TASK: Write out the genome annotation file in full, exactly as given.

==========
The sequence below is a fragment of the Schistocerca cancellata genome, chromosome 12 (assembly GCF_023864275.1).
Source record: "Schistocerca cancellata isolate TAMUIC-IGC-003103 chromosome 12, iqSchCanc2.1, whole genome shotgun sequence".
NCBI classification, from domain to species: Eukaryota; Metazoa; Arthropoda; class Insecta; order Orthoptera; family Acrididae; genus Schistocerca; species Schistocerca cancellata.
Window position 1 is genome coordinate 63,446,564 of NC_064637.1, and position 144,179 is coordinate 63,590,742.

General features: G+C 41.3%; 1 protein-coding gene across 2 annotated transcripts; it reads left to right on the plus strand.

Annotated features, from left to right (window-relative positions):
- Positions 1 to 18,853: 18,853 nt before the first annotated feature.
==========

The sequence below is a fragment of the Schistocerca cancellata genome, chromosome 12 (assembly GCF_023864275.1).
Source record: "Schistocerca cancellata isolate TAMUIC-IGC-003103 chromosome 12, iqSchCanc2.1, whole genome shotgun sequence".
NCBI classification, from domain to species: Eukaryota; Metazoa; Arthropoda; class Insecta; order Orthoptera; family Acrididae; genus Schistocerca; species Schistocerca cancellata.
Window position 1 is genome coordinate 63,446,564 of NC_064637.1, and position 144,179 is coordinate 63,590,742.

General features: G+C 41.3%; 1 protein-coding gene across 2 annotated transcripts; it reads left to right on the plus strand.

Annotated features, from left to right (window-relative positions):
- Positions 1 to 18,853: 18,853 nt before the first annotated feature.